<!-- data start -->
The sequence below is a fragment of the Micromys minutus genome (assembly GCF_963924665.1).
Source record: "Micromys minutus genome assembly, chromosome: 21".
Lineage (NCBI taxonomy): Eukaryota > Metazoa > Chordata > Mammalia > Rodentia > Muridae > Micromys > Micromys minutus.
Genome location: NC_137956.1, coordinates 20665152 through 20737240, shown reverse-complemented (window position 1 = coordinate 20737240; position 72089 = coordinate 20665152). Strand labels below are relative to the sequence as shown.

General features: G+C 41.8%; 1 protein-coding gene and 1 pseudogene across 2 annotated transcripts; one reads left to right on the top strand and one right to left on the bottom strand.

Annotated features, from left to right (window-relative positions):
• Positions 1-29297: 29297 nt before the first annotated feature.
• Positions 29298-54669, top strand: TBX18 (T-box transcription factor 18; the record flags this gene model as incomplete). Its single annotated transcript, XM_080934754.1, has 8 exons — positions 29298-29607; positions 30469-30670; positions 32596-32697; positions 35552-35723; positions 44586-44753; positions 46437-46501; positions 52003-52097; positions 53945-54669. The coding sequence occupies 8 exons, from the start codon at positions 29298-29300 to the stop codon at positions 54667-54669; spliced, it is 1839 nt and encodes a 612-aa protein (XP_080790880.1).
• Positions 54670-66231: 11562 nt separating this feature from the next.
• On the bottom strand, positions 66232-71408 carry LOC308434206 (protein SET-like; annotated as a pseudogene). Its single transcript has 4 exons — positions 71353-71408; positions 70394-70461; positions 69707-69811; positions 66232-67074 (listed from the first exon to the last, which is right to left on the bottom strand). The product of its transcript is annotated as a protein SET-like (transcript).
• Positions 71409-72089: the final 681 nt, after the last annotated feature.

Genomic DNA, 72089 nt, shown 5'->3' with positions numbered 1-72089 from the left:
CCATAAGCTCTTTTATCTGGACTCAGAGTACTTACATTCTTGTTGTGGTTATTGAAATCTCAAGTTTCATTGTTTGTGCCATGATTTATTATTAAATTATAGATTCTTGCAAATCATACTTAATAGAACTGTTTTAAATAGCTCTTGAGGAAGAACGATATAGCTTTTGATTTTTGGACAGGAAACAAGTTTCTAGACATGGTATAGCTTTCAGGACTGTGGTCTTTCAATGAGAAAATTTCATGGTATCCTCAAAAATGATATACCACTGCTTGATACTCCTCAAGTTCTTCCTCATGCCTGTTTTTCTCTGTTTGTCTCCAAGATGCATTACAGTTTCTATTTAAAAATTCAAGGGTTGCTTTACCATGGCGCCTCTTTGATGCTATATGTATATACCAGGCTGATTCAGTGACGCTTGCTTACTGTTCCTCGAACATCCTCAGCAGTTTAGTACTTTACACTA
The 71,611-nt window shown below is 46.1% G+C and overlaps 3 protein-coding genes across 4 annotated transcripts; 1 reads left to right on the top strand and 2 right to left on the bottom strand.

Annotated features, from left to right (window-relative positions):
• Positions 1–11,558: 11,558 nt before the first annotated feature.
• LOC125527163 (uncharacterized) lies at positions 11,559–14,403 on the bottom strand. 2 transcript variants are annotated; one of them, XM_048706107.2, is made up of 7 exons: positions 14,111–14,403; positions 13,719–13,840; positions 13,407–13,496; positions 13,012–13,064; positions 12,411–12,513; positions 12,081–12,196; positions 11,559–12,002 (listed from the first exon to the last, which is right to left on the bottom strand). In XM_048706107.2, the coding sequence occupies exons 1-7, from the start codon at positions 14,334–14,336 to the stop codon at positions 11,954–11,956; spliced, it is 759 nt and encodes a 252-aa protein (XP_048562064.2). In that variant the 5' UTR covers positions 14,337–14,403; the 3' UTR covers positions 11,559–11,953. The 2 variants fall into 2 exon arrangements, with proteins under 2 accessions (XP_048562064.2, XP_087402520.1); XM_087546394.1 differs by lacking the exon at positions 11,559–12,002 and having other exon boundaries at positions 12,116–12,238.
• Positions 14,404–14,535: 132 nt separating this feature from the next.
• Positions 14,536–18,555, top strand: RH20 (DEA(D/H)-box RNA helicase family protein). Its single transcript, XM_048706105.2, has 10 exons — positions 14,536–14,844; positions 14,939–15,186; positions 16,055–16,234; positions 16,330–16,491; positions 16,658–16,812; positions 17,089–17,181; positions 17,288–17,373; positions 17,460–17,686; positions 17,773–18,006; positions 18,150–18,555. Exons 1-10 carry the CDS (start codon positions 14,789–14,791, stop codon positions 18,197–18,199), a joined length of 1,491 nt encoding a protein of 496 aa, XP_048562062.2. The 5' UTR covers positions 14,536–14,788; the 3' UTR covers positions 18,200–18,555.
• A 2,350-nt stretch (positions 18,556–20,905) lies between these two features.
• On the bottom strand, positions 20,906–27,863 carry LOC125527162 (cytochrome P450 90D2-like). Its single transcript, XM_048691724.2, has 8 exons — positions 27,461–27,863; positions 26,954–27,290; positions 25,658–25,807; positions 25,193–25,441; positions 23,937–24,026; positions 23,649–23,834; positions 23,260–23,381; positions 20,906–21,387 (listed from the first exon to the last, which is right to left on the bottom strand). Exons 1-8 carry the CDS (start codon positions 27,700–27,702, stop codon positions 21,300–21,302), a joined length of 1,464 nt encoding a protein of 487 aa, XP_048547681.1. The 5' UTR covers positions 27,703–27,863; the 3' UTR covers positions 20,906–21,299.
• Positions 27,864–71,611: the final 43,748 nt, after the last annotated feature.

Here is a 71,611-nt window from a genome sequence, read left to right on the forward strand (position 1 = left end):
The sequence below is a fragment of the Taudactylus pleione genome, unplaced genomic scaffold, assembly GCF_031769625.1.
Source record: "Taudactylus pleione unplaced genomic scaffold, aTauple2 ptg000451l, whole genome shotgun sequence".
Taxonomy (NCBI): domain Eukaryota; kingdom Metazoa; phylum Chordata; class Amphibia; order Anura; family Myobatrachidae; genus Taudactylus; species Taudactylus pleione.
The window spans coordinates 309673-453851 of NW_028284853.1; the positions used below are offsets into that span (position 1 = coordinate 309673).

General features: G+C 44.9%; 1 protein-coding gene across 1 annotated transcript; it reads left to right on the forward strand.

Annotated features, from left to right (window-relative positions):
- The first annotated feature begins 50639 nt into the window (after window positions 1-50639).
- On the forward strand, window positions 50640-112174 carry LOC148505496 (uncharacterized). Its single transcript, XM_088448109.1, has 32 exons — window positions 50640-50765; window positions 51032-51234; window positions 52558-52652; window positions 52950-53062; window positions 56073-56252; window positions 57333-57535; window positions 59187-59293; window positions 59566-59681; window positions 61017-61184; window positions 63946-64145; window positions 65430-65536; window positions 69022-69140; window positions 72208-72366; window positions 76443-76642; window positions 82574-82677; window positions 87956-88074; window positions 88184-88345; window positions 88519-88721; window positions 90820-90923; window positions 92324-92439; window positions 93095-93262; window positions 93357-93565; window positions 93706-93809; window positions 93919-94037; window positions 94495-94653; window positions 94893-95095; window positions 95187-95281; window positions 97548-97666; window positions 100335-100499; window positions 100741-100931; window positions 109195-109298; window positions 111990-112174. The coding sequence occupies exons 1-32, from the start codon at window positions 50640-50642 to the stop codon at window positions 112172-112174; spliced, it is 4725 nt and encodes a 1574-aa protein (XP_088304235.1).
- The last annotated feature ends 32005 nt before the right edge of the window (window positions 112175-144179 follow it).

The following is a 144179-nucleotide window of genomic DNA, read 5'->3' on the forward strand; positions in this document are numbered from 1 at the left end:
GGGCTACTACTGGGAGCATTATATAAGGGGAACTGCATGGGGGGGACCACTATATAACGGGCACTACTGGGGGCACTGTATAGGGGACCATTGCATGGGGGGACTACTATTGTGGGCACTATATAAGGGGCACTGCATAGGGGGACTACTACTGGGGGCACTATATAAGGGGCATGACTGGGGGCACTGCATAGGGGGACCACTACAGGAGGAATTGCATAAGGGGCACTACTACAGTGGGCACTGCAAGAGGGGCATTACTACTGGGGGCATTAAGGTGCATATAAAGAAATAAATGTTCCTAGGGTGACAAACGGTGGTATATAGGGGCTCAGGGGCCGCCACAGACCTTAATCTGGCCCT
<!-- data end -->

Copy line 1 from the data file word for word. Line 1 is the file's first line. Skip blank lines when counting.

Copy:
The sequence below is a fragment of the Micromys minutus genome (assembly GCF_963924665.1).